A television advertisement released by pro-Trump super PAC America First uses a stock photo of a Hungarian industrial building to accuse Joe Biden of being "too weak to save American jobs." At the five-second mark, the video ad flashes a photograph of a foreign stock image available on shutterstock with the title, "industrial interior of a vehicle repair station."
Hungarian-based photographer Oliver Sved confirmed to CBS News in a message that the seemingly abandoned factory featured in America First's advertisement is actually an automobile repair station in Budapest, Hungary. Connected to the abandoned Istvántelek Train Yard, the facility remains under joint control of the Hungarian government and private companies. Partly operational to this day, the hall was formerly named the "Jeno Landler vehicle repair station," after communist leader Jenő Landler.
Sved told CBS News he was unaware his photography could be featured in American political commercials, but was not particularly surprised, as he typically "get[s] a lot of downloads in the U.S."
American First PAC did not immediately respond to CBS News' request for comment.
The mishap follows another Republican ad rollout featuring foreign images from Europe to decry American job loss. A Trump campaign advertisement touting the "great American comeback" released earlier this month include a stock image of a warehouse in Ukraine, as first reported by ABC News.
Last week, a digital spot released by the "Make America Great Again Committee" – a fundraising arm of the Trump campaign – called on supporters to "support our troops" on September 11, employing a stock photo of Russian-made fighter jets and Russian models dressed as soldiers, according to Politico.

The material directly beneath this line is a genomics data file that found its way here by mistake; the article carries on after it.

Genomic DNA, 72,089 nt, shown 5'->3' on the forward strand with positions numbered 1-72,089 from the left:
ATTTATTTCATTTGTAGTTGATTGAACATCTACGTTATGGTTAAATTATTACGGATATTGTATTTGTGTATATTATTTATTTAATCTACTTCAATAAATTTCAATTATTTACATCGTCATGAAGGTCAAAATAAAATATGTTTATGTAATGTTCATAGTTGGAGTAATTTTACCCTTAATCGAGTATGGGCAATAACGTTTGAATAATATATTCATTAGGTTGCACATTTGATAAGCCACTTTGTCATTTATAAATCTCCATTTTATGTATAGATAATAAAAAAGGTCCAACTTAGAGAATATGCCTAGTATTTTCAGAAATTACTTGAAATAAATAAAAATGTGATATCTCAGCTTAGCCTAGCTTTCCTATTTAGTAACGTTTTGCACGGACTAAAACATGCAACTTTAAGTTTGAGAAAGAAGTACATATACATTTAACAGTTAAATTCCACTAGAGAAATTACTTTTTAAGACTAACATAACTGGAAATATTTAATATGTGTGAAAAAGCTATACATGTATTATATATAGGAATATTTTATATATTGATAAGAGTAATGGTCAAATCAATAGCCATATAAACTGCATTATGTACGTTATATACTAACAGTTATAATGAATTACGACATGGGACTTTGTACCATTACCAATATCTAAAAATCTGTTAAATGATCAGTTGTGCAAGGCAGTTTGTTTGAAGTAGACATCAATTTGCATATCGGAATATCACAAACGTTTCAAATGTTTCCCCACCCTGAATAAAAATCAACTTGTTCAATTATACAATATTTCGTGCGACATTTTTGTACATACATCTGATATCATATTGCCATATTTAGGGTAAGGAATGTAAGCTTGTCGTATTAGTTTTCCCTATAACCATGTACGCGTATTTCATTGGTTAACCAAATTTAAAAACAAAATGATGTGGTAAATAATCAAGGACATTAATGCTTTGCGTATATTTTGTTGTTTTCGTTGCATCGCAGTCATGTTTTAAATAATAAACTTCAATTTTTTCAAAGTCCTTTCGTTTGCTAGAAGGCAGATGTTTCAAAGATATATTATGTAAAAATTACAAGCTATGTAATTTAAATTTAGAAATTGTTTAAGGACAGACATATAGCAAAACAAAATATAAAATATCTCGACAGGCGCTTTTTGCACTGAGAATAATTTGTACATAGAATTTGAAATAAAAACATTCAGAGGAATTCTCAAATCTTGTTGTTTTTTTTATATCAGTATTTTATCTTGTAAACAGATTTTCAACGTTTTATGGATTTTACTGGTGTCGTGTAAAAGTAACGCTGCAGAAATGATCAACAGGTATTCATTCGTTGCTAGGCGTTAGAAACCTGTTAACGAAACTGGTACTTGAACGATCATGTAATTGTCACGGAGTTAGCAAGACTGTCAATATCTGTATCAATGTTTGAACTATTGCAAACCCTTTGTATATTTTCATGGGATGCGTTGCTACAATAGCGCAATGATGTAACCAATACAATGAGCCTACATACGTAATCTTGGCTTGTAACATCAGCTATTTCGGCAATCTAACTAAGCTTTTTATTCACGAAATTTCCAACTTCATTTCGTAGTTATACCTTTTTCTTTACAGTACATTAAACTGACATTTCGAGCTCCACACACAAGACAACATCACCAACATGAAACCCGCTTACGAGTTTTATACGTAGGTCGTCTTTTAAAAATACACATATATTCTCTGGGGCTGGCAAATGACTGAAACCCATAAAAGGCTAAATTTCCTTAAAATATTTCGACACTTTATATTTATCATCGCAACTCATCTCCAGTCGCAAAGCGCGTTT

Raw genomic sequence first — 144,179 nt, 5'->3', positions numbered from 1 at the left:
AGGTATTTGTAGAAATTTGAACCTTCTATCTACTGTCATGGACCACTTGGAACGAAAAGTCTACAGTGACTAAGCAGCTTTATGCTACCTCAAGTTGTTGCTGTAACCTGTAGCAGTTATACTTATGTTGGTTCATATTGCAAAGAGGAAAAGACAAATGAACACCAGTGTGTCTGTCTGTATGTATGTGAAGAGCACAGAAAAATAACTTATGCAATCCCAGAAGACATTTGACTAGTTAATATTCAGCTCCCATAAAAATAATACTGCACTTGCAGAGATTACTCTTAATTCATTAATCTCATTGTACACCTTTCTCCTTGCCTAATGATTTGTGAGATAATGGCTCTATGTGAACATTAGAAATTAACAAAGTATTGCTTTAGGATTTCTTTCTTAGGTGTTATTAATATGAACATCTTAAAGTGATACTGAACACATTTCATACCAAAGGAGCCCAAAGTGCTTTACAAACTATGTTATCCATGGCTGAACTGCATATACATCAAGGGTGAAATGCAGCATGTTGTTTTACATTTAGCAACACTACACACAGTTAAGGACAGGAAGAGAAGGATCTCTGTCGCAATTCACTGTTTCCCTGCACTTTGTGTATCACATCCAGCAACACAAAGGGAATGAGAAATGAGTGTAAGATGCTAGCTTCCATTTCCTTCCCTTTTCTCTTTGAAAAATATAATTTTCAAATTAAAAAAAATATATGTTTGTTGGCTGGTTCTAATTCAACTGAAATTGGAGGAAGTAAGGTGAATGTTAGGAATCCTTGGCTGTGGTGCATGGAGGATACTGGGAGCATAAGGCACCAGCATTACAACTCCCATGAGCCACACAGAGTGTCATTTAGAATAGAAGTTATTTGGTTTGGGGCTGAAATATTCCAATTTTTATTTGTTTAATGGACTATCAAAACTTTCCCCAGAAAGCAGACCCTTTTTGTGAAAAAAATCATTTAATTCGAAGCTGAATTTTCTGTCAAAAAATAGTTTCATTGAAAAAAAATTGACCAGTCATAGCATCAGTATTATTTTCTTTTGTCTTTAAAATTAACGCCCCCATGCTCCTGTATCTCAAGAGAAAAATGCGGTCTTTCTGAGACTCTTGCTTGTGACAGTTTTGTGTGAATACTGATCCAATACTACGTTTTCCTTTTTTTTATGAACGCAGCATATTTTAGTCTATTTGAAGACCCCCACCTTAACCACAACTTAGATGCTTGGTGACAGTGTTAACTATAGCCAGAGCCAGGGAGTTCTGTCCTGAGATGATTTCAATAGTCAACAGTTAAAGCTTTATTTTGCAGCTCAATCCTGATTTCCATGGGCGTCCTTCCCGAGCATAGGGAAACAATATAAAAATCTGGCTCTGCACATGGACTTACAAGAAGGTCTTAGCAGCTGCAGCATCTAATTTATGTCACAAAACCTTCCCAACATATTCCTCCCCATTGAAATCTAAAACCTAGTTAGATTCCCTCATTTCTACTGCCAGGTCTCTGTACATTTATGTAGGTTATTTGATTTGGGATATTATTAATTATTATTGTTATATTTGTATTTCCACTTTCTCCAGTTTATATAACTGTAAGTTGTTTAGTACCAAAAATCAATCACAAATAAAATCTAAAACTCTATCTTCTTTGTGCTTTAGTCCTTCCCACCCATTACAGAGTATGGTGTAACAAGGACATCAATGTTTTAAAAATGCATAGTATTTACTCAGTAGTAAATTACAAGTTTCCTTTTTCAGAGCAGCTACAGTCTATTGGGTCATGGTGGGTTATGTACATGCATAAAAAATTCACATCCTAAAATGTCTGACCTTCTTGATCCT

In early July, the Trump campaign featured Brazil's "Christ the Redeemer statue" in a series of Facebook and Instagram advertisements, vowing 'we will protect this,' amid the president's pledged support for preserving Confederate monuments and historical statues. And later that month, the president's reelection campaign utilized an image of pro-democracy protests in Ukraine from 2014 to depict American "chaos and violence."
"I get the idea of using generic stock images that might come from a foreign country because it's often a lot cheaper to produce imagery in foreign countries," veteran GOP ad maker Mike Murphy told CBS News, "But not when it's a symbol of importance."
Murphy noted the irony of repeatedly outsourcing campaign images to promote a message of "America First." The former political adviser to Senator John McCain and Governor Jeb Bush and vocal critic of President Trump's re-election bid told CBS News he typically screens his work for foreign images in the "rough cut" stage of video editing. Murphy underlined what he called the advertisement's "hilarious" use of Hungarian photographs to attack "Joe Biden from Scranton, Pennsylvania." He later added, "People might start to notice he's hiring foreign photographers to make up a misleading attack."
The 30-second spot released last week first ran on September 13 in Johnstown, Pennsylvania — a former thriving steel mill town — as part of a $22 million digital and TV ad buy in political battleground states Florida, Wisconsin, Pennsylvania and Ohio.
Sarah Ewall-Wice contributed to the post.